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Frantic as a cardiograph scratching out the lines, Day 286: Doctor Strange: Sorcerer Supreme #15

Every day this year, I will be examining the first pages of random comics. This month I will be showing pages that are either scary or are part of “scary” issues (as scary as a comic can be, of course), because it’s October! Today’s page is from Doctor Strange: Sorcerer Supreme #15, which was published by Marvel and is cover dated March 1990. Enjoy!

He shall become a bat!

I have no idea why I own “The Vampiric Verses,” the five-part story arc in Doctor Strange #14-18. This was back when I hadn’t been buying comics for too long, so I was trying out a lot of different stuff. I know the economies of scale come into play here a bit, but I could experiment a bit more with titles when they were priced at $1.50, as this was (it was even better when they were $.75, which is how much they were less than two years earlier when I started buying comics!). I didn’t like this enough to start getting Doctor Strange, but it’s okay, I guess. It has nice art.

This is the second issue in the arc, and it’s the “scariest” of the story. I haven’t read this arc in years and I don’t remember too much about it, so I’m not getting into it, but let’s consider this first page. Roy and Dann Thomas tell us who that bat is in the first word balloon, and I wonder if a new reader would understand that Victor Strange is somehow related to the title character (he’s his brother). That he’s a bat also lets us know that he’s a vampire, which is handy. A lot of the rest is kind of padding – the speaker, Marie Laveau, is kind of blathering – but it sets up Victor’s retort. What we learn from this page is that Victor is a vampire, and he’s speaking to Marie Laveau. Anyone who knows anything about popular culture knows that Marie Laveau is a famed voodoo practitioner in New Orleans, and she’s been used ad infinitum et nauseum by writers (especially comic book writers) for years. Oh, and Victor is pissed off at her.

Jackson Guice is a good artist, so this page looks quite good. The image of the bat dominates the left side of the page, and it’s obvious that he’s using a photo reference, but at this point in comics artwork, artists actually had to draw from a photo reference instead of dropping it in digitally, so it looks fine. The wing pushes us up to Panel 2, where Guice gives us a nice Gothic mansion in the gloaming. Then, in order to move our eye over the page, he shows Victor’s transformation as a stream of smoke moving from the top word balloon through Panel 3 and down to Panel 4, with the word balloons along the side of it. Notice that in Panel 3, the bat has been blurred so that we see the beginning of the transformation, and then Guice gives us Victor as a human. The silhouette is a dramatic shot, because it allows us to see the red eyes and the fangs, which is a scary image, but there’s a more practical concern: Victor is naked (plus, he has that great 1980s hair!). Heaven forfend we see some nekkidness! Guice puts him on that side of the panel, however, so that he leads us into the next page even though he’s facing the other way. How Victor is suddenly holding a book is something we just have to accept!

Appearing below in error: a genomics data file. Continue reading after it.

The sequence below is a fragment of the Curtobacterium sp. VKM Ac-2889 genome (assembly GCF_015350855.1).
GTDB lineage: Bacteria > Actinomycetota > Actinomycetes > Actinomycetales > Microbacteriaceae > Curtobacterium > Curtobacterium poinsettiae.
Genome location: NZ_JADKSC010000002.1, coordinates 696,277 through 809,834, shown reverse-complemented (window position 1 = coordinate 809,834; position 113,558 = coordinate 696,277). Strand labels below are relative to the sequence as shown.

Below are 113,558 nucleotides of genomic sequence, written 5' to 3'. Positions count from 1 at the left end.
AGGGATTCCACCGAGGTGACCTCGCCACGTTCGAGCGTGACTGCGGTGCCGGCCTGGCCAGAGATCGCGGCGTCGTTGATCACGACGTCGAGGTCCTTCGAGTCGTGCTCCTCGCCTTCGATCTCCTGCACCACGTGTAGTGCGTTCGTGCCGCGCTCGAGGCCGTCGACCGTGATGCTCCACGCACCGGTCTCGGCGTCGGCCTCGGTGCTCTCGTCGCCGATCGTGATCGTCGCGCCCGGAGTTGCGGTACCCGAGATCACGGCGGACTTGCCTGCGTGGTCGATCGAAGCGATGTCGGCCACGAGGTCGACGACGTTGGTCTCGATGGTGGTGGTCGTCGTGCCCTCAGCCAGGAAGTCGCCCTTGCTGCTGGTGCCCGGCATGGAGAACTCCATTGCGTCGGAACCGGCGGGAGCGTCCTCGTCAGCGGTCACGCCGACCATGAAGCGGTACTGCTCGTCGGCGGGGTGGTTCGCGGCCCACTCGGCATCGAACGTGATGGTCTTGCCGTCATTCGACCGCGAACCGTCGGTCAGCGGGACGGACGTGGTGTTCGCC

Ramirez’s coloring is quite nice. The purple of winter twilight dominates the page, so in the first panel, it’s completely purple in the background, which is a good color to contrast with the bat. In Panel 2, we get the purple mansion and the pink sky, which is a cool coloring image, as it adds to the nice mood of the page. Ramirez goes with green and yellow to contrast with the purple, so the blurry bat is purple while the stream that implies the transformation is green and yellow, which looks nice against the darker tone. The book Victor is holding is also purple, linking it to the rest of the page, even though we know the book itself is probably not purple. Again, this is a question of simply holding the page together thematically, and it works quite well. Purple is a spookier color than blue, so it’s a good idea for Ramirez to use it more than he uses the blue that appears in the final panel. The one thing that is slightly annoying about the coloring is the fact that Marie Laveau’s word balloons have different colored borders. I don’t know if the use of different colors for different characters was common back in 1990 (I doubt it, but I didn’t read every comic back then, did I?), but reading this after it’s become de rigueur, I actually thought for a second that it was two different people speaking. Even if the different colors weren’t used back then, why change the colors in the borders? I doesn’t make any sense.